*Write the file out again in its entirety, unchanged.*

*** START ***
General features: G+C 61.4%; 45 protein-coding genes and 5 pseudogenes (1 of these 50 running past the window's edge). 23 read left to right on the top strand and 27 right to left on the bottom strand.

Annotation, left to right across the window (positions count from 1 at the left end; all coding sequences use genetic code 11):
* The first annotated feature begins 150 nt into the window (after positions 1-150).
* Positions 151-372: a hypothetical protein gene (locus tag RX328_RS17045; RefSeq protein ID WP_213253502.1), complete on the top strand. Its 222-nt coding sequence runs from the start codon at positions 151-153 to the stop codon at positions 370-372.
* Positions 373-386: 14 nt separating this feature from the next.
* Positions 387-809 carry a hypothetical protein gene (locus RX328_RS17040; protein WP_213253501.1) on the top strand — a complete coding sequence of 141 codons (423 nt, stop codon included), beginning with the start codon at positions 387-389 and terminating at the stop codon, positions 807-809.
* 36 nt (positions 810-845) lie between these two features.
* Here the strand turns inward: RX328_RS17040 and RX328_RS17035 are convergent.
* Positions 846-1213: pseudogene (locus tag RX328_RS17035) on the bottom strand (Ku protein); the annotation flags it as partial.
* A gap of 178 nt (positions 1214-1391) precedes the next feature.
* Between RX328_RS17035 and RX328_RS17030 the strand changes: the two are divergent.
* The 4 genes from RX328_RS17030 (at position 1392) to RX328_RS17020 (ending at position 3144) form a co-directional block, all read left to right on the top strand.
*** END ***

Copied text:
General features: G+C 61.4%; 45 protein-coding genes and 5 pseudogenes (1 of these 50 running past the window's edge). 23 read left to right on the top strand and 27 right to left on the bottom strand.

Annotation, left to right across the window (positions count from 1 at the left end; all coding sequences use genetic code 11):
* The first annotated feature begins 150 nt into the window (after positions 1-150).
* Positions 151-372: a hypothetical protein gene (locus tag RX328_RS17045; RefSeq protein ID WP_213253502.1), complete on the top strand. Its 222-nt coding sequence runs from the start codon at positions 151-153 to the stop codon at positions 370-372.
* Positions 373-386: 14 nt separating this feature from the next.
* Positions 387-809 carry a hypothetical protein gene (locus RX328_RS17040; protein WP_213253501.1) on the top strand — a complete coding sequence of 141 codons (423 nt, stop codon included), beginning with the start codon at positions 387-389 and terminating at the stop codon, positions 807-809.
* 36 nt (positions 810-845) lie between these two features.
* Here the strand turns inward: RX328_RS17040 and RX328_RS17035 are convergent.
* Positions 846-1213: pseudogene (locus tag RX328_RS17035) on the bottom strand (Ku protein); the annotation flags it as partial.
* A gap of 178 nt (positions 1214-1391) precedes the next feature.
* Between RX328_RS17035 and RX328_RS17030 the strand changes: the two are divergent.
* The 4 genes from RX328_RS17030 (at position 1392) to RX328_RS17020 (ending at position 3144) form a co-directional block, all read left to right on the top strand.